- Material matters. As scholars like Robin Bernstein contend, the material that children’s toys are comprised of conveys a “script” for the play experience. Are these toys or objects of desire to be treated gently? Are they precious or rare? For kid and tween collectibles, a little bit of breakability isn’t all bad….This might seem counter to the wishes of
protective parents, but might that not be the point? The best collectibles tend to feel like they require cherishing – much like the dirt-attracting fibers of these miniature Voodoo figures. They aren’t fragile in the traditional sense, but they do require more careful handling (the notion of protection put back in youth’s hands) than the average keychain.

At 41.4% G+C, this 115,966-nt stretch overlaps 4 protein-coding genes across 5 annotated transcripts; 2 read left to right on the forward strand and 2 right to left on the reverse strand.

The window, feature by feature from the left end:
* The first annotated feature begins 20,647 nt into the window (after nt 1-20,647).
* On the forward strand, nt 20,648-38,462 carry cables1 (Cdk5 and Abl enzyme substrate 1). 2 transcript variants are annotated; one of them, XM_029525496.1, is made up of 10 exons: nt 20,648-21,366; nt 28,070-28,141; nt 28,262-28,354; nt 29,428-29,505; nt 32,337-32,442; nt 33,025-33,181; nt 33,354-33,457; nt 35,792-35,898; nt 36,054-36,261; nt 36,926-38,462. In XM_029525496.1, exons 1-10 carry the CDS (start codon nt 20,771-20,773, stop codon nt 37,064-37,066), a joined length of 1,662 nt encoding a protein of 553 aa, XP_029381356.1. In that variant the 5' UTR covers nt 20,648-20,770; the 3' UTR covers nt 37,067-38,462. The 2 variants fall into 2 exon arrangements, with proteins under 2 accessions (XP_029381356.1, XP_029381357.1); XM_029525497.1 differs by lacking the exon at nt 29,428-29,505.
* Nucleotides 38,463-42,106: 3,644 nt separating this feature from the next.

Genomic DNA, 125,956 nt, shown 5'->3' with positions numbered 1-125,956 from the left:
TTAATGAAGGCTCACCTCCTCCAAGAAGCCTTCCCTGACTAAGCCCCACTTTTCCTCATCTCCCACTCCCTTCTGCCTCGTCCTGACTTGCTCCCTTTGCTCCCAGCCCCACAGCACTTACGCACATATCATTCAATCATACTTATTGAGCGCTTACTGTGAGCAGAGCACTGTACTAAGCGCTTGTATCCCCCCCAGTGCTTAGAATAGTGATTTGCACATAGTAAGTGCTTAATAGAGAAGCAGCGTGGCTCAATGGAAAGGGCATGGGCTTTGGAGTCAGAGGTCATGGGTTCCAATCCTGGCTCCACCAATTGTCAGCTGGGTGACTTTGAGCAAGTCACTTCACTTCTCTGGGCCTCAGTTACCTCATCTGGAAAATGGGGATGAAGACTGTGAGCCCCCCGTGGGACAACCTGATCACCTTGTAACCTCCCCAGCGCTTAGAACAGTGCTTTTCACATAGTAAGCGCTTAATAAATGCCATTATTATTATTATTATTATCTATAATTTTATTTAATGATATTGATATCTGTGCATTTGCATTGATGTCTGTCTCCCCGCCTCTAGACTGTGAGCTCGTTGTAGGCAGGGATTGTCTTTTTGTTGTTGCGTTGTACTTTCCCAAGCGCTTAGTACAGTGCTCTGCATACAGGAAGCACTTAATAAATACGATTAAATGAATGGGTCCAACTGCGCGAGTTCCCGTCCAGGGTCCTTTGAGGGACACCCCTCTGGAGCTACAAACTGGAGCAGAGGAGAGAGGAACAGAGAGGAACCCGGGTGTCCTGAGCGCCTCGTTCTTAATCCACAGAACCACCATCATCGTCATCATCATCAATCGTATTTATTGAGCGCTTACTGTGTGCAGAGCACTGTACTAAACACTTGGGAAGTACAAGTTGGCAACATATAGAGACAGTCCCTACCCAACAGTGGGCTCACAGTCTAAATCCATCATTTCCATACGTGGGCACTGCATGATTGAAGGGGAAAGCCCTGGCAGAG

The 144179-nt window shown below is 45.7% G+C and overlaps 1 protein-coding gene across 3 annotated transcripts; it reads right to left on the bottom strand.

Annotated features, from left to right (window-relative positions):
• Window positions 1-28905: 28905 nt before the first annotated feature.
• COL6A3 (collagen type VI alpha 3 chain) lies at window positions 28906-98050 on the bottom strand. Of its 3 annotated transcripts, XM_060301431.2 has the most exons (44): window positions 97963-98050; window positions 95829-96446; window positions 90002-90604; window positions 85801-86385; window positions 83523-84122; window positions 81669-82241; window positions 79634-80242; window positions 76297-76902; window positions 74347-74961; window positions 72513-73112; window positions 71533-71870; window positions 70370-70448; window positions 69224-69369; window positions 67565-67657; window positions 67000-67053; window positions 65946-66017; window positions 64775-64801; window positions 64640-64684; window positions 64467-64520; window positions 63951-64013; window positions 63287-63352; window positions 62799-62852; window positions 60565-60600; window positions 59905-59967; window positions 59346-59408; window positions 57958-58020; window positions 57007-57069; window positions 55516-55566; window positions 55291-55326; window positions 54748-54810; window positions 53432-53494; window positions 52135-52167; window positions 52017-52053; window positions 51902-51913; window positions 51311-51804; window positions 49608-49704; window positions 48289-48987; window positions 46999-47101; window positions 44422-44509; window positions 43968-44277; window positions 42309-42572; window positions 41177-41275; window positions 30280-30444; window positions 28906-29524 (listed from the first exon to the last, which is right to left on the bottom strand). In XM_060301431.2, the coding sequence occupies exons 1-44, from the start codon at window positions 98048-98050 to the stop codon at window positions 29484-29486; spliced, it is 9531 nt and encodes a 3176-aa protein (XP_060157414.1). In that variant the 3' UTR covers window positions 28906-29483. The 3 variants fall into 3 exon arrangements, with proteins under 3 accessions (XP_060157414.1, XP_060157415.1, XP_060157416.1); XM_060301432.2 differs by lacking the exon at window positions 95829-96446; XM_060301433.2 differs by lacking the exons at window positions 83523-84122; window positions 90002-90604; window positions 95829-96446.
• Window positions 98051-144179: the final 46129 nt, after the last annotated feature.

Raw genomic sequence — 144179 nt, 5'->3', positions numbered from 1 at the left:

- A dose of danger. So many of kids’ collectibles are relatively benign. But for kids and tweens, a bit of subversiveness often makes for a more salient item. This encroaching on the occult is an evergreen theme in kid culture – think Ouija boards and magic eight balls. But collectibles often have an air of the rare and mysterious to them too. Pokemon cards have their exotic look (especially when they first emerged on the scene, in the early day of the anime explosion). Or the mischievousness of Garbage Pail Kids. Or the taking of a regular top and overlaying it with slightly threatening personas, as in Beyblades. Watchover Voodoo Dolls do a great job fulfilling kids’ and tweens’ fascination with the mystical and dangerous (voodoo), while keeping things light and positive (watchover). These dolls serve as symbolic mantras that kids can carry around with them. More like a lucky rabbit’s foot than an actual voodoo doll, the power behind these objects comes from the ideas they represent more than just their aesthetics.